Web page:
Deaf Lucy finds new life

Dunedin man Kyle Atkins and his much­-loved, profoundly deaf, whippet-kelpie cross dog Lucy, have become inseparable in the month since he adopted her from the Otago SPCA. Photo: Supplied
Dunedin man Kyle Atkins and his much­-loved, profoundly deaf, whippet-kelpie cross dog Lucy, have become inseparable in the month since he adopted her from the Otago SPCA. Photo: Supplied

A new start to life with a kind-hearted Dunedin man is working out brilliantly for profoundly deaf whippet-kelpie cross dog Lucy.

Uplifted by Gore District Council after being mistreated and unwanted by her original owner, Lucy (formerly Sally) was brought to the Otago SPCA in Dunedin about six months ago.

The clever but ­unsocialised two year-old dog was taken under the wing of SPCA Otago volunteer co-ordinator Courtney Moore, who set about putting her on a new path.

She was taught basic sign language, so that the team could communicate with her and to help give her the best chance in her future home.

‘‘Sally [now Lucy] is completely deaf, and had had virtually no socialisation, so we had to teach her how to be a dog,’’ Ms Moore said.

‘‘I worked on getting her used to being inside a home, and also basic hand-signal commands like sit, wait, and come.’’

And it was love at first sight when Dunedin man Kyle Atkins visited the SPCA animal shelter in Opoho a month ago, keen to give an older or disabled dog a good life.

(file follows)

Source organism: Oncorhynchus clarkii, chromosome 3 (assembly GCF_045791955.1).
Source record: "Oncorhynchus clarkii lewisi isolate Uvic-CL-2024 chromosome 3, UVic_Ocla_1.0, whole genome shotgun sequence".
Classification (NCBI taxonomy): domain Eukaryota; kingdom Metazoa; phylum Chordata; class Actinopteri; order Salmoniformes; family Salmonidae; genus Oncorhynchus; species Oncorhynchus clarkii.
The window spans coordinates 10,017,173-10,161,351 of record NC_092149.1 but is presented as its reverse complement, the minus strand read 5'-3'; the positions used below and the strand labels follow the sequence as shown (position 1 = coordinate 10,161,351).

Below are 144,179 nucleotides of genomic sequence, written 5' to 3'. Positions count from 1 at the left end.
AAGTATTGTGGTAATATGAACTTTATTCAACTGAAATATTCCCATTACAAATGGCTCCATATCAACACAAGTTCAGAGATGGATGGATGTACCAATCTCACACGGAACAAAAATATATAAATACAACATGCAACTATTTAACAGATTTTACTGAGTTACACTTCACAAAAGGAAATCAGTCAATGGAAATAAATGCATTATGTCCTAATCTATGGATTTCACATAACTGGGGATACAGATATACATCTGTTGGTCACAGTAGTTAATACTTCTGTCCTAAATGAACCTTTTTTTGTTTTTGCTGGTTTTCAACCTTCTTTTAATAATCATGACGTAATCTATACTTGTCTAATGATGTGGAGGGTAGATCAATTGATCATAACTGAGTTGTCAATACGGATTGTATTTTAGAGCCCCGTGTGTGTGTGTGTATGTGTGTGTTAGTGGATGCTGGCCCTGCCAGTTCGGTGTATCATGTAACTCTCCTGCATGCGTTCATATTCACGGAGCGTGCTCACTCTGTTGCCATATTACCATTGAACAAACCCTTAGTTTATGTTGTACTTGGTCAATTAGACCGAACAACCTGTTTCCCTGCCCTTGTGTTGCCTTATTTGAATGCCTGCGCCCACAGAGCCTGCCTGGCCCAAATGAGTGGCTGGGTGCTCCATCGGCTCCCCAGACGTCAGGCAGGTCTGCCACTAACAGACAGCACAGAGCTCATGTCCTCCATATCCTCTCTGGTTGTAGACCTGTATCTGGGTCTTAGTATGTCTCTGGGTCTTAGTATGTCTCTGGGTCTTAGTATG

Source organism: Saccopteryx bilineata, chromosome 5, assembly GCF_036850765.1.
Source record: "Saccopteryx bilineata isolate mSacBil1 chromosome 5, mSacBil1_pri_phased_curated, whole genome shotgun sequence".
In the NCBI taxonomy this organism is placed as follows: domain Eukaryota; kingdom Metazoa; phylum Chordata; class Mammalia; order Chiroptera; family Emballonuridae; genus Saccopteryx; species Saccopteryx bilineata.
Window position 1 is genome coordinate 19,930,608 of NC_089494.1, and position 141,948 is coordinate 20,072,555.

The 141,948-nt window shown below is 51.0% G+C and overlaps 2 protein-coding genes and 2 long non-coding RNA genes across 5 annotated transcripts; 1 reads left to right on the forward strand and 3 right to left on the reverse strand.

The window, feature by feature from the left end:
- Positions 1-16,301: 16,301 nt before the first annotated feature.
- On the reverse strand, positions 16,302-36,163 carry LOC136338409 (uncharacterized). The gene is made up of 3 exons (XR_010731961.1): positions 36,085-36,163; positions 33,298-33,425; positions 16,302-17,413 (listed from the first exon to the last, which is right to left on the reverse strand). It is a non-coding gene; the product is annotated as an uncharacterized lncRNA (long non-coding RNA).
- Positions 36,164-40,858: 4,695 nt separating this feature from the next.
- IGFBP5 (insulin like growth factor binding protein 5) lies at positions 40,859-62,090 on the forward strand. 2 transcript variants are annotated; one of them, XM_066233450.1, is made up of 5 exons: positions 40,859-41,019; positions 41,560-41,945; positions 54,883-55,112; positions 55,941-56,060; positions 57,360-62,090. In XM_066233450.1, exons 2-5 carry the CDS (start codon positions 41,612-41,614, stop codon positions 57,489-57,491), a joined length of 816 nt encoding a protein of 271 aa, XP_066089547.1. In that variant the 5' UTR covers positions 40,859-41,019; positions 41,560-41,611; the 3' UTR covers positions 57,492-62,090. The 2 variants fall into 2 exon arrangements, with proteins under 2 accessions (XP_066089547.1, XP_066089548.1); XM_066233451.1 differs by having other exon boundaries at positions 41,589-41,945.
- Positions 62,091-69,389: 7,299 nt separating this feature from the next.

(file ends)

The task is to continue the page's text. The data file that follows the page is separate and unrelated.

‘‘They told me they had two puppies and a deaf dog, so we went to meet her, she ran up to me, and that was that,’’ Mr Atkins said.

Having worked in the office at Christchurch City Council animal management before moving to Dunedin, and as the former owner of an American Staffordshire terrier, he felt confident he had the knowledge to take on a dog with special needs.

Mr Atkins decided to re-­name her Lucy.

‘‘When I took her home, she was very excitable and needed a lot of attention — it took about three weeks for her to settle in and calm down,’’ Mr Atkins said.

‘‘She reads body language very well, and we use sign language for commands — funnily enough, I still talk to her as well.’’

Mr Aitken is careful to walk Lucy on a lead — as calling her back is very difficult.

In the month since they have been together, the pair have grown very close, and Mr Aitken admits that Lucy is ‘‘spoilt rotten’’.

‘‘If you’ve ever owned dogs, I strongly support taking a dog with special needs.

‘‘There are a few adjustments, but the connection they make with you is special and strong.’’

BRENDA.HARWOOD@thestar.co.nz 

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